English Pronunciation and Spanish Speakers

On one of my travels early in my career, I purchased a Dutch newspaper. As I read through some of the articles, it seemed as if I could understand the subject matter. I asked a Dutch friend to read it to me.

Even though it was written with the Latin alphabet, the same one used for English, the pronunciation was far different than I expected. There was no way for me to follow my friend’s oral reading of the sounds that she used for the letters. Her sounds were very different than my English sounds version of the same letters.

 

This is the problem many other speakers of other languages that use the Latin alphabet have with English pronunciation. Although they are the same symbols or combination, they are assigned differing sounds.

My clients that speak Spanish as a first language have the same struggle.

Here are some reasons why.

 

Spanish is a one of the most common languages spoken in the world, yet the sounds systems do not match the English spellings.

  • Spanish has 5 pure vowels and 5 diphthongs. North American English [NAE] has approximately 18 vowel sounds.
  • Spanish has 18 consonant sounds.   English has 24 consonant sounds.

As you have probably determined, Spanish speakers do not have some of the same vowel sounds, or as many consonant sounds as do NAE [North American English] speakers.

The most notable variant is that Spanish spelling is consistent with how a word is said.

 

Not so with English. Find a copy of the poem “English is Tough Stuff”.  In the title, the last part of “Tough” is said the same way as the last part of “stuff”. Yet the spelling is very different. The remainder of the poem becomes increasingly difficult due to the variances of the spelling.

Why? Because England’s English has been formed though centuries as a language of adaptation to invasions [Anglo-Saxons; Normans: Romans, etc] and then England as a country relying on international commerce.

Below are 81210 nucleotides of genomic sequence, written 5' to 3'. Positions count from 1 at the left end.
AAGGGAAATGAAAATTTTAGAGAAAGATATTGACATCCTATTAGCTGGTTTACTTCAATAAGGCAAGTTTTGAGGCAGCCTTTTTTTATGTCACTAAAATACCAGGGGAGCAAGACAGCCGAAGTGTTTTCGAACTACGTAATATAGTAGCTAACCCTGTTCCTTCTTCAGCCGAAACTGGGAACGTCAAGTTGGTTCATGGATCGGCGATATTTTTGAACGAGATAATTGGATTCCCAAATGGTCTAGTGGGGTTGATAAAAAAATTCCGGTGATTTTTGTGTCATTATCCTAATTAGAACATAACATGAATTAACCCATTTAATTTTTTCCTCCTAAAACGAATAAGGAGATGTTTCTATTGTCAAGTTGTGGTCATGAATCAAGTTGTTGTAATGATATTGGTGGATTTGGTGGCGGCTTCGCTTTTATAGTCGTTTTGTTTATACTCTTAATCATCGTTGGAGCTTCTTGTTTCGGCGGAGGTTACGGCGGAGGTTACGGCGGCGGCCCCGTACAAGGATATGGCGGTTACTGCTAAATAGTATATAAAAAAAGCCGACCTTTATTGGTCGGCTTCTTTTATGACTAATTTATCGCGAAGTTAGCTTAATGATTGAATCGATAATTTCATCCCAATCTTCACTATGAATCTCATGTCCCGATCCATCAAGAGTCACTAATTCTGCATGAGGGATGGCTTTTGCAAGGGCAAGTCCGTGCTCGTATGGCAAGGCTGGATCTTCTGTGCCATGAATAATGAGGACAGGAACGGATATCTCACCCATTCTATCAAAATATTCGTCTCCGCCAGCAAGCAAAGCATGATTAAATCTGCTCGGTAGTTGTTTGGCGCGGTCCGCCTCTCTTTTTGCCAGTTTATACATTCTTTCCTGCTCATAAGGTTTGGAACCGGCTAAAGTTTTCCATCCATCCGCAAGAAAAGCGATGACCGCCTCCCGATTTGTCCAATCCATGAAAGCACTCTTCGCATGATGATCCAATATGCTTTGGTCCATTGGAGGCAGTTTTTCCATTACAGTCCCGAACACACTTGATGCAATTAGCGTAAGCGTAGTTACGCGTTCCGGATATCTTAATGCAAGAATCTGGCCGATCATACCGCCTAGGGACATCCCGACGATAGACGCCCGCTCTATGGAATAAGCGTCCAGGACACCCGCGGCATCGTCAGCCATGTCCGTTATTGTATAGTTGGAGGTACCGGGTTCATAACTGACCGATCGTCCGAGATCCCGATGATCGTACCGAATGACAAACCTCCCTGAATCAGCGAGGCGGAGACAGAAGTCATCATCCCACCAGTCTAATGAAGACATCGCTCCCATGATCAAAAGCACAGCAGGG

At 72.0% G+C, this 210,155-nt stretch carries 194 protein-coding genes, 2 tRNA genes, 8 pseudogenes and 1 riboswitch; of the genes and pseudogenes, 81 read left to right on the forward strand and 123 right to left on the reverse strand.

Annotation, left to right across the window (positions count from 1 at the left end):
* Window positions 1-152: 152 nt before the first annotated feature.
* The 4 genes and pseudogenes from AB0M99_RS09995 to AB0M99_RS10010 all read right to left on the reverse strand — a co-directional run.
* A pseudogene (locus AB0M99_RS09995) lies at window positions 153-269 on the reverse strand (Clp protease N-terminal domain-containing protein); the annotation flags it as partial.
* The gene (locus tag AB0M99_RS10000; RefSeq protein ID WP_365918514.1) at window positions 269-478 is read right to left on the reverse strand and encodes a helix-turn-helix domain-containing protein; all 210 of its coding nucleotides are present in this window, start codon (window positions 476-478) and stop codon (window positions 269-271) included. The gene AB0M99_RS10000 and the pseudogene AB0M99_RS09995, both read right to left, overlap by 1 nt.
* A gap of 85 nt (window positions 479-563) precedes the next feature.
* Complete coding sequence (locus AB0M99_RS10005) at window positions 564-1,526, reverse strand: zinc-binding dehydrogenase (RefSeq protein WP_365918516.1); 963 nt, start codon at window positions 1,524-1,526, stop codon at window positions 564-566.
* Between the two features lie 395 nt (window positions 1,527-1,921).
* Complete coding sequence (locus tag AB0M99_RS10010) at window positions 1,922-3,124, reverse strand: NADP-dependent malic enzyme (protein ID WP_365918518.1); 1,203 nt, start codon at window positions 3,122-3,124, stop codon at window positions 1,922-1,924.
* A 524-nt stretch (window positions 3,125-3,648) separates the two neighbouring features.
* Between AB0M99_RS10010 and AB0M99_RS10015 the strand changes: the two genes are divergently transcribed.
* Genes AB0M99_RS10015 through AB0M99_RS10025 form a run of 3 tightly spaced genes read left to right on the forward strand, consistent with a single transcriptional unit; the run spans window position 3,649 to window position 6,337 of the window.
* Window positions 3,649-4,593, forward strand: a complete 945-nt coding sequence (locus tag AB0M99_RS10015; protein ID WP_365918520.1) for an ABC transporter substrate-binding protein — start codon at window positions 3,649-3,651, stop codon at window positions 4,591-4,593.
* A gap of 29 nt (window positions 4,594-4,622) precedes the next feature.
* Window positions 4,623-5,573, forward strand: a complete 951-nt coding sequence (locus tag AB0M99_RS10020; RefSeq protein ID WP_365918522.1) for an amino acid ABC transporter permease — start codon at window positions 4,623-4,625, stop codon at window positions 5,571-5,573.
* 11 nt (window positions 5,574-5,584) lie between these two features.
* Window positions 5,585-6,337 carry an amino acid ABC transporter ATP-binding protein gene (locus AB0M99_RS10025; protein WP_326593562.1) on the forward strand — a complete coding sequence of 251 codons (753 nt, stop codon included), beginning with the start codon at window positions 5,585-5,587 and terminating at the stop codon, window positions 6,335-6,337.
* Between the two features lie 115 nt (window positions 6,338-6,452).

These variances occur throughout English writing, though as children English speakers learn many of the differences through many years of spelling lessons.

However, don’t ask a Native English speaker to recite the poem, “English is Tough Stuff”. They may be almost as baffled as you.

 

Spanish pronunciation differences can interchange:

ship” or “sheep”; “tot” for taught”, or “come” for “comb”; “fool” for ““full” .

They can add the “eh” sound before /s/ consonant blends. “”ehstreet” or “Eh stove”.

 

Of note is the failure to pronounce the end consonant accurately or strongly enough ; e.g. cart for the English word card or brish for bridge or thing for think.

And swallowing of sounds in other consonant clusters; examples: next becomes nes and instead becomes istead.

The rhythm and stress patterns will be different as well. Again, the rules for these patterns are different than English.

 

What to do:

It is critical to be able to hear the differences. Listening training is the first step of each of the following. Stress pattern difference training is usually the beginning format.

Next, producing the sound from words to conversations requires a series of training exercises and guidance in how to change muscle patterns.

Seek professional guidance. Next, practice in a safe forum such as a Toastmasters international club in your area.

 

Phyllis Thesier, MAT CCC-SP has been training professionals in effective English communication, accent management strategies, voice and presentation skills for over 25 years in corporations across the USA and Asia. She offers personal training for individuals and groups in bootcamps and workshops or customized training.

For more information and a free initial assessment, Contact her at p.thesier@accentmgtgroup.com or +01 216 -644-9250.

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